of wireless host or AP

to receive this frame

Address 3: MAC address

of router interface to which AP is attached

Address 2: MAC address

of wireless host or AP

transmitting this frame

CS118/Spring05

slide11

802.11 frame: addressing

router

AP

Internet

R1 MAC addr H1 MAC addr

source address

dest. address

802.3frame

AP MAC addr H1 MAC addr R1 MAC addr

address 3

address 2

address 1

802.11 frame

H1

R1

CS118/Spring05

slide12

802.11 frame: more

6

4

2

2

6

6

6

2

0 - 2312

frame

control

duration

address

1

address

2

address

3

address

4

payload

CRC

seq

control

2

2

4

1

1

1

1

1

1

1

1

Protocol

version

Type

Subtype

To

AP

From

AP

More

frag

Retry

Power

mgt

More

data

WEP

Rsvd

frame seq #

(for reliable ARQ)

duration of reserved

transmission time (RTS/CTS)

frame type

(RTS, CTS, ACK, data)

CS118/Spring05

slide13
H1 detects weakening signal from AP1, scan and find AP2 to attach to

H1 remains in same IP subnet: IP address can remain same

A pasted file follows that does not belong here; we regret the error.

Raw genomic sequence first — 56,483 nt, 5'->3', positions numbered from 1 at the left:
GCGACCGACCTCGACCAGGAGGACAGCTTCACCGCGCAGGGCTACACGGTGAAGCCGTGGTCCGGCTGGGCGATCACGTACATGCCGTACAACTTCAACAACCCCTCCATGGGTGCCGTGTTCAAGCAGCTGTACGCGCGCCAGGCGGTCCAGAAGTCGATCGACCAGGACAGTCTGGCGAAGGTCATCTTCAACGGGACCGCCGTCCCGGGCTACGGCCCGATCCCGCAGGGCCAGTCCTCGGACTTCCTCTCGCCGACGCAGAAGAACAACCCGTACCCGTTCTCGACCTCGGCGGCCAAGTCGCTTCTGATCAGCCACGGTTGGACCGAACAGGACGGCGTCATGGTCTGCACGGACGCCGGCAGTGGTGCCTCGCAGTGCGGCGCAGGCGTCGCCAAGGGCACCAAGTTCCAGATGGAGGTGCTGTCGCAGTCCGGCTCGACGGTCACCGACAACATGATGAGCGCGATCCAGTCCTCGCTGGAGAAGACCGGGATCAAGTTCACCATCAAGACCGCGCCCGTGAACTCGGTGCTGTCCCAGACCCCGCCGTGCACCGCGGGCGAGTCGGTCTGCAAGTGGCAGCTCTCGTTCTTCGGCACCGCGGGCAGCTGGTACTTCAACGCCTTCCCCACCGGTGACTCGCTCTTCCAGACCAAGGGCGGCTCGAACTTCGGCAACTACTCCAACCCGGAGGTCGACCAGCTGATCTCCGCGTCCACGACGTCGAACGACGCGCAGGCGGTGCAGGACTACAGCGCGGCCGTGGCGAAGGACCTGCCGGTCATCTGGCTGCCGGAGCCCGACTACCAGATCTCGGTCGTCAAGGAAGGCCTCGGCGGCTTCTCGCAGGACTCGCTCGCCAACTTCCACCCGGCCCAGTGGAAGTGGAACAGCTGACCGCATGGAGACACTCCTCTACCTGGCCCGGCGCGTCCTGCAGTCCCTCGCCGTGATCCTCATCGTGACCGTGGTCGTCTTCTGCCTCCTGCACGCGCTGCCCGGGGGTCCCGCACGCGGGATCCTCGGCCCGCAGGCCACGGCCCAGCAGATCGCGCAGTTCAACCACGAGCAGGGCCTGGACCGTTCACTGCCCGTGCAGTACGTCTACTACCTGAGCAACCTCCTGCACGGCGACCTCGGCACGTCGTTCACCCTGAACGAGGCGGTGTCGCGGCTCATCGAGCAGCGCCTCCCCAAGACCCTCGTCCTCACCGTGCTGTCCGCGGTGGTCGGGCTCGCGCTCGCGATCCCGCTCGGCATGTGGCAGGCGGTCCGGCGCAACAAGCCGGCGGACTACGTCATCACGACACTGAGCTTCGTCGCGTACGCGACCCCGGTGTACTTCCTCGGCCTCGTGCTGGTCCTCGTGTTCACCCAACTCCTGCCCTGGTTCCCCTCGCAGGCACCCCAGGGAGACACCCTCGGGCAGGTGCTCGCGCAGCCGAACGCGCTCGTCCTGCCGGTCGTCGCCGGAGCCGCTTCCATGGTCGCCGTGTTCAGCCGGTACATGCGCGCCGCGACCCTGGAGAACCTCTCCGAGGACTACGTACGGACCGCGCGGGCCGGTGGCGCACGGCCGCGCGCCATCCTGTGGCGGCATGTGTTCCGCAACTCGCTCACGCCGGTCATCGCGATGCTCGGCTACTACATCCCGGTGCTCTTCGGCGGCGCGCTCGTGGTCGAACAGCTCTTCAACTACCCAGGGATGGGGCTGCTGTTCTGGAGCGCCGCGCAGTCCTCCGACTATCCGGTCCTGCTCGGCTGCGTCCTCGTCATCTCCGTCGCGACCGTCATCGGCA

switch: which AP is associated with H1?

self-learning: switch will see frame from H1 and “remember” which interface can be used to reach H1

802.11: mobility within same subnet

router

hub or

switch

BBS 1

AP 1

AP 2

H1

BBS 2

CS118/Spring05

mobility vocabulary
Mobility: Vocabulary

home agent: entity that will perform mobility functions on behalf of mobile, when mobile is remote

home network: permanent “home” of mobile (e.g., 128.119.40/24)

wide area network

Permanent address: address in home network, can always be used to reach mobile

e.g., 128.119.40.186

correspondent

correspondent: wants to communicate with mobile

CS118/Spring05

mobility more vocabulary
Mobility: more vocabulary

visited network: network in which mobile currently resides (e.g., 79.129.13/24)

Permanent address: remains constant (e.g., 128.119.40.186)

Care-of-address: address in visited network. (e.g., 79,129.13.2)

wide area network

foreign agent: entity in visited network that performs mobility functions on behalf of mobile.

correspondent: wants to communicate with mobile

CS118/Spring05

mobility approaches
Mobility: approaches

not

scalable

to millions of

mobiles

  • Let routing handle it: routers advertise permanent address of mobile-nodes-in-residence via usual routing table exchange.
    • routing tables indicate where each mobile located
    • no changes to end-systems
  • Let end-systems handle it:
    • indirect routing: correspondent sends packets to to home agent, which forwards to mobile
    • direct routing: correspondent gets foreign address of mobile, sends directly to mobile

CS118/Spring05

mobility registration
Mobility: registration

mobile contacts foreign agent on entering visited network

foreign agent contacts home agent home: “this mobile is resident in my network”